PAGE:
The FA Cup enlists Millennials to boost its relevance once again

The FA Cup has a problem.

Every year, there seems to be more debate about the ‘magic’ of the cup. From what used to be the most prestigious footballing competition in the world, the FA Cup is now a competition most of the big teams see as more of a distraction than a shot at glory.

Its relevance has diminished as the tide of time has brought football to new shores. The Premier League has become the ultimate goal as worldwide prestige matters as much – if not more than – domestic honour. The Champions League now also represents worldwide glory, the chance to get your club’s name out there in the world with all the others and take advantage of a worldwide obsession with the sport.

That tide of time has increased in speed of late, too. Social media is rife with comment on sport, and that means everyone around the world is connected – connected digitally.

And so the FA Cup’s reaction to this is to join in. If the cup is becoming less and less relevant, then its attempts to get involved with the digital age need to be more relevant. Cue the FA’s latest attempt to promote the competition amongst millennials using video on social media and influencers to get the word out.

What's your #CupStory?

For 4️⃣4️⃣ more teams, the #CupStory is ready to begin…#emiratesfacup

Posted by The Emirates FA Cup on Tuesday, 27 December 2016

A new video will be released before every round in an attempt to boost interest across social media channels.

The FA’s initiative, though, isn’t part of the death throes of a dying competition struggling to keep its head above water in an era when the richest clubs are so much richer than the rest that competition has been strangled out of the sport. In fact, as reported in The Drum, the FA’s own research shows that 47% of 16-24 year olds see the FA Cup as more important than league games, a figure that has risen from 30% in 2014.

It’s hard to know all of the relevant facts about that figure, however. Polling 1000 Manchester United or Chelsea fans – teams whose eyes may be on other prizes this season – may well give you a different result to polling 1000 Plymouth Argyle fans, who sit in the lowest tier of the Football League and i’m sure very much enjoyed their trip to Anfield last weekend to see their team hold Liverpool to a draw.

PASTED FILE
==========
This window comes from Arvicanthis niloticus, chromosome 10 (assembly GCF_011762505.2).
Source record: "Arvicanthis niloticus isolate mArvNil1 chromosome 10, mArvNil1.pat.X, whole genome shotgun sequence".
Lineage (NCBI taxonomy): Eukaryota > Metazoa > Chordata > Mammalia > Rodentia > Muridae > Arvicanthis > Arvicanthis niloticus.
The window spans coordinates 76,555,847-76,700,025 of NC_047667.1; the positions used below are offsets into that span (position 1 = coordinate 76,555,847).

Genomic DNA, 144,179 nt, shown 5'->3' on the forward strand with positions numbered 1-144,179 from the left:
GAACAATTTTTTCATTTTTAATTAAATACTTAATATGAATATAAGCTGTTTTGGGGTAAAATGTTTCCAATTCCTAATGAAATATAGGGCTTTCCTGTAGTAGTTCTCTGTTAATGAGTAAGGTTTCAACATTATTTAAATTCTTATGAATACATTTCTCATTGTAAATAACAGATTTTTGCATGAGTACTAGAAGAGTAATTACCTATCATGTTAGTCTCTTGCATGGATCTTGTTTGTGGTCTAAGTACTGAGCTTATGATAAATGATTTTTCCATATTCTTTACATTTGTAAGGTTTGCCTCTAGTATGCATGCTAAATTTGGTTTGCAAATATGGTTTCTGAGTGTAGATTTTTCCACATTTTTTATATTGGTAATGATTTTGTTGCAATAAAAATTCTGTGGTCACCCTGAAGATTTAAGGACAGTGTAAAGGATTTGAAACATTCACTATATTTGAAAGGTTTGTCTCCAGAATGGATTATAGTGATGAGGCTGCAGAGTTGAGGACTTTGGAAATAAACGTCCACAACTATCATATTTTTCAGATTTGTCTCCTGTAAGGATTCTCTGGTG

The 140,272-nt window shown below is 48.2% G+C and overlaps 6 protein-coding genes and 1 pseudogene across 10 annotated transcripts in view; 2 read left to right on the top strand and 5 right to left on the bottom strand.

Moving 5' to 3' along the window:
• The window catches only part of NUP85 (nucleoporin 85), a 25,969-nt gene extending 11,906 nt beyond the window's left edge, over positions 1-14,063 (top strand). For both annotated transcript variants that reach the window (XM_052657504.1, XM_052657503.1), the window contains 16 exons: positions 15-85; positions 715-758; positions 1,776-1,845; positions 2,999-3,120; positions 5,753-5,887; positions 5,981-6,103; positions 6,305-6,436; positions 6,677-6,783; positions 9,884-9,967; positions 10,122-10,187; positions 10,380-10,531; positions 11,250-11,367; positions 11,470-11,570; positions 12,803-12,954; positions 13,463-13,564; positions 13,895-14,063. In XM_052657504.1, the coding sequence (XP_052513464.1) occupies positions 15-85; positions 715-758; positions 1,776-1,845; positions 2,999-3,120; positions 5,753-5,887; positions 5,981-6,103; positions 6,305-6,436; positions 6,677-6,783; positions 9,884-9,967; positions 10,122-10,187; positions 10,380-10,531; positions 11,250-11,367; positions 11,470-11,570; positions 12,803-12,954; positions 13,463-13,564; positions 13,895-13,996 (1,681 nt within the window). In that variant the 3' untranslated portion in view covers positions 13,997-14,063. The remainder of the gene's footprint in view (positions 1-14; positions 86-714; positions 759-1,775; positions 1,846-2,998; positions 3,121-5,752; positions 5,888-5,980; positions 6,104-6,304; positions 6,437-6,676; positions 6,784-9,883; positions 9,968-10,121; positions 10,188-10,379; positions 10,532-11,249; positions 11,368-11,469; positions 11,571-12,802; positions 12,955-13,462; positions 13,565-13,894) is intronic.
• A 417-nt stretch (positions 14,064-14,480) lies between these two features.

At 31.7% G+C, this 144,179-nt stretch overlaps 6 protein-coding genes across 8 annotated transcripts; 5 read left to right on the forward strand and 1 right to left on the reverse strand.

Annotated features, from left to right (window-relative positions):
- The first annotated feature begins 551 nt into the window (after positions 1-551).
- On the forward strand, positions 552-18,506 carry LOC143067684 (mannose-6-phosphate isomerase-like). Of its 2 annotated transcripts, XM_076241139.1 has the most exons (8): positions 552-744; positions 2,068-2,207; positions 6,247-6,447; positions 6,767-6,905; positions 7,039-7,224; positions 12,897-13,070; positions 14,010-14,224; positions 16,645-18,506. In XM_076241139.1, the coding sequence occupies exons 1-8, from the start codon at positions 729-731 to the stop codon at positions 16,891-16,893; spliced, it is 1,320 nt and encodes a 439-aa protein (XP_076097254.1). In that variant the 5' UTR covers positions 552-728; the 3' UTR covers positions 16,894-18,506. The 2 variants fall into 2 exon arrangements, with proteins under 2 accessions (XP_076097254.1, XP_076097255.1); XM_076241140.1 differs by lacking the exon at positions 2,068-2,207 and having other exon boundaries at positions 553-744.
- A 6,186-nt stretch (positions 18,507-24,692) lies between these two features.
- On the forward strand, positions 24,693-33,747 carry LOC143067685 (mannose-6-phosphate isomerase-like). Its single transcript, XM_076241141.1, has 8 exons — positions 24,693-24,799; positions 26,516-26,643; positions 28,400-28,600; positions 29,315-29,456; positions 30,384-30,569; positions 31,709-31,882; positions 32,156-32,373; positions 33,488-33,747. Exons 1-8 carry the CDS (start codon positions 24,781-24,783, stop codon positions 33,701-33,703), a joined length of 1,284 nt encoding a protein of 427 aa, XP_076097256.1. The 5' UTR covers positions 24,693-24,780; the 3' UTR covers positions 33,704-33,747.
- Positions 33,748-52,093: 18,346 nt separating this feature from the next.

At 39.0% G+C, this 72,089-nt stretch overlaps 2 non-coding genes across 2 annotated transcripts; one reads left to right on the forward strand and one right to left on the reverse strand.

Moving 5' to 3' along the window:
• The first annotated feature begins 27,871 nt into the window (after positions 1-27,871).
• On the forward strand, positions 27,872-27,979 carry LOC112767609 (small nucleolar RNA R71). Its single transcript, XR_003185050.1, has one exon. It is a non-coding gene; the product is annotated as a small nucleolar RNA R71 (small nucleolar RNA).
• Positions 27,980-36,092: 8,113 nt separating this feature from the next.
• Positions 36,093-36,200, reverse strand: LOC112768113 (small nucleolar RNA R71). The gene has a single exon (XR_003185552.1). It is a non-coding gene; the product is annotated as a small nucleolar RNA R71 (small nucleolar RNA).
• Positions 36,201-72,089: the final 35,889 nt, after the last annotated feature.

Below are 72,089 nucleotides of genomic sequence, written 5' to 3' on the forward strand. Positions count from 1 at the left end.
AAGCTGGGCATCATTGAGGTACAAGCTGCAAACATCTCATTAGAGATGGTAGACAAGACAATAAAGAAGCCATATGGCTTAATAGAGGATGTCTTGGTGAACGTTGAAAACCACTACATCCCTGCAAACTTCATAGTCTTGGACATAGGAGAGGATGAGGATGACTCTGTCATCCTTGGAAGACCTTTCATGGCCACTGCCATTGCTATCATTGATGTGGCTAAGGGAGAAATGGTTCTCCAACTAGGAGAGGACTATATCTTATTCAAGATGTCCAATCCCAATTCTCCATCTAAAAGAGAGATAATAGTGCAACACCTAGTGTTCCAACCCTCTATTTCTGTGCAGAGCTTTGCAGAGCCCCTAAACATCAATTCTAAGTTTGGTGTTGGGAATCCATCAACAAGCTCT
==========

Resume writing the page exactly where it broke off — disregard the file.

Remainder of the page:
If the figures do represent a change in attitude across the board, though, it does make sense to launch a campaign on social media to capitalise. But it looks like the FA Cup can get all the positive publicity it can get its hands on.

About author

Chris McMullan
Chris McMullan 233 posts

Chris is a sports journalist and a regular contributor to Digital Sport - follow him on Twitter @CJMcMullan91

You might also like

Weekly Wrap: Goals, Sports Entertainment and more live sport on Twitter

Twitter’s recent moves to add as much live sport to their platform as possible took an interesting turn this weekend with the arrival of BT Sport’s Score programme, streamed live

Latest 0 Comments

Sports podcasts are now everywhere – but we really shouldn’t be surprised

The proliferation of podcasts over the last few years has been massive, so much so that there are too many to listen to and, now that subscriptions have become a

Opinion 0 Comments

West Ham transfer coup might show a new way of buying followers

Over the past few weeks, much has been made about football transfers and the digital numbers behind them. Neymar’s transfer to Paris Saint-Germain will see the Parisian club cash in